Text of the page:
"I'm fine with Dropbox"
Dropbox, OneDrive, iCloud, Google Drive, they are all superb at meaning your work is with you wherever you go. Whichever device you use, whenever you need something you've saved, it's right there.
They are working drives. It's online storage versus online backup. With Dropbox and the rest you're saving work there that you intend to use, to change, to update. With Backblaze and some alternatives, you're saving your work to a backup in case of problems.
So we have Dropbox and iCloud and all the rest but the files we save in them on our Macs or on our external drives are also being backed up to Backblaze.
The aim with this is that after we set it up right, we don't have to keep checking. We don't have to think about it, don't need do anything about more it, and we just know it's all being backed up. When disaster strikes, then we can just grab back a file.
If you save all of your work, all of your documents, absolutely everything that is important to you, into Dropbox, then you could be okay. Dropbox automatically keeps copies of files up to 30 days after deletion and if you're a business user paying more, you get longer.
You just also have to pay for all that space.
Dropbox gives you 2GB of space for free. It's quite a leap from 2GB to the next tier, a paid-for one called Dropbox Plus that gives you 1TB for $9.99 per month. Then there's Dropbox Professional which is $19.99 per month for 2TB.
You'll notice that's still not the 3TB we'd need for our little local difficulty. To get 3TB you're into Dropbox Business and the company negotiates a cost for that depending on the number of users you have.
Even if we just needed 2TB, though, that works out to $239.88 per year. By comparison, online backup services are both cheaper and give you more space. CrashPlan for Business is $120 per year for a single Mac, for instance. Carbonite is $72 per year.
Backblaze, the one we use and usually swear by instead of at, is $50 per year.
What's more, though, is that as this is passive storage rather than working files, you get more space. Backblaze is typical in how it doesn't limit how much data you backup. Right now we have this 3TB internal iMac hard drive and a clone of it in an external but we also have two other drives plugged in.
Backblaze backs up the lot.
It's when you need to restore a file that you see the difference between working drives like Dropbox or iCloud and backup storage like Backblaze.
This is like the difference between the files on your Mac and the files on the external drive that you store at your mother's. You know it's safe away from your house so it won't get stolen along with your Mac. You trust your mother not to look at it all. It just takes a while longer to get the files back if there's a problem.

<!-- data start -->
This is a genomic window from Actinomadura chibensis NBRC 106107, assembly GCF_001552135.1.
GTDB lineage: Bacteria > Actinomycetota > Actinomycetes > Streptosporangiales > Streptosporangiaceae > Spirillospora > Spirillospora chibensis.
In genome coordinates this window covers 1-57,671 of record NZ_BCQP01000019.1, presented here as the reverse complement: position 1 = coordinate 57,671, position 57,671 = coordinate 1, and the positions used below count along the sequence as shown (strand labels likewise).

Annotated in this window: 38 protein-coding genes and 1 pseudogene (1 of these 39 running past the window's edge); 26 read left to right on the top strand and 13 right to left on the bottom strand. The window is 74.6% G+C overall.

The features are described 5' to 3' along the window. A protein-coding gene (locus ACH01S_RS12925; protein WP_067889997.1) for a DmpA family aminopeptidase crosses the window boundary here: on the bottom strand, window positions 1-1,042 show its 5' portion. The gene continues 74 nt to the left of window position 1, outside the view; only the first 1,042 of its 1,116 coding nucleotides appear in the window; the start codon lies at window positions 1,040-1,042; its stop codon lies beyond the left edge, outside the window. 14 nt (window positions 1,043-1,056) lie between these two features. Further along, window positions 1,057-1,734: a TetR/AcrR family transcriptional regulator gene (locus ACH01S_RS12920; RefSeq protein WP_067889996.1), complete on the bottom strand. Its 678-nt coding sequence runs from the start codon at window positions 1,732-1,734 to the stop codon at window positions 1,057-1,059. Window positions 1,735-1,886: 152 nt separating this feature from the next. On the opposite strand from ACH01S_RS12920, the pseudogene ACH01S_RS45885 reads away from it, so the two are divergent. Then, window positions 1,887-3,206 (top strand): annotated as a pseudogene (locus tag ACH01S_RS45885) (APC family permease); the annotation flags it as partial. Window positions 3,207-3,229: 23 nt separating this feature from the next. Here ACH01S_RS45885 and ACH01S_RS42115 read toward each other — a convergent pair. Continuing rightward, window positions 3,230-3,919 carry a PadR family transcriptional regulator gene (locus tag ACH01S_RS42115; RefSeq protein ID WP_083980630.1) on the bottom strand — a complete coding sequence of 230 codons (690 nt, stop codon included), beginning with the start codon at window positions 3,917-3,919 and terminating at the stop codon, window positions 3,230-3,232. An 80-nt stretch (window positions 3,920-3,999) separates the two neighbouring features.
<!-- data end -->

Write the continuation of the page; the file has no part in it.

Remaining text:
Not much longer, though. To restore a single file or a handful of them takes us a few minutes and then they're downloaded right to our Mac.
Compare that to iCloud which offers a similar way of downloading deleted files. You have to log on to icloud.com, then go into Settings and scroll down for Advanced and then choose Restore Files.
Then iCloud is slow to list all the possible files to restore and it's slower still for you to find what you need. You just get a straight list of files that have recently been deleted: this is exactly the same idea as Photos on your iPhone. Items you delete on iCloud get moved into a Deleted Items section and left for up to 30 days.
It will save you for the odd file, it's no use for more than that. Online backups keep copies of everything and you can go back to yesterday's data, the day before or two weeks from last Tuesday.
This is very much like Apple's Time Machine, except not as visual or friendly, and also not on a drive in your house.
If you need more than one file, if you need your entire hard drive restored, then it's true that it would take longer to download it all from an online service than from Time Machine. However, Time Machine isn't fast — and you can pay online services to send you a physical copy.
Backblaze quotes $99 for them to send you up to 128GB of data on a USB drive, for example, or $189 for a hard drive up to 4TB. We'd call that a bargain on its own for getting all your data sent to you with a variant of the old "sneakernet" or "station wagon full of tapes" method from back in the day. But online services typically do one thing more: they'll refund your money when you send them back the USB stick or hard drive.
Belt and braces
You've spotted that we recommend online backup services, we've been pretty clear about that. We've been only slightly less clear that we also recommend working drives like Dropbox and iCloud. What we've been substantially less clear about because of our current problem is that, yes, we do also recommend backing up to external drives.
While we continue to talk with Backblaze about our specific problem, though, we are also taking steps to protect this particular database. From now on it will be cloned to an external drive and back again, it will be backed up online. We're just also going to tell Hazel to make a copy of it onto both Dropbox and iCloud every day.
All that because we lost seven tiny entries in a database. Imagine how you'll feel when you lose something bigger.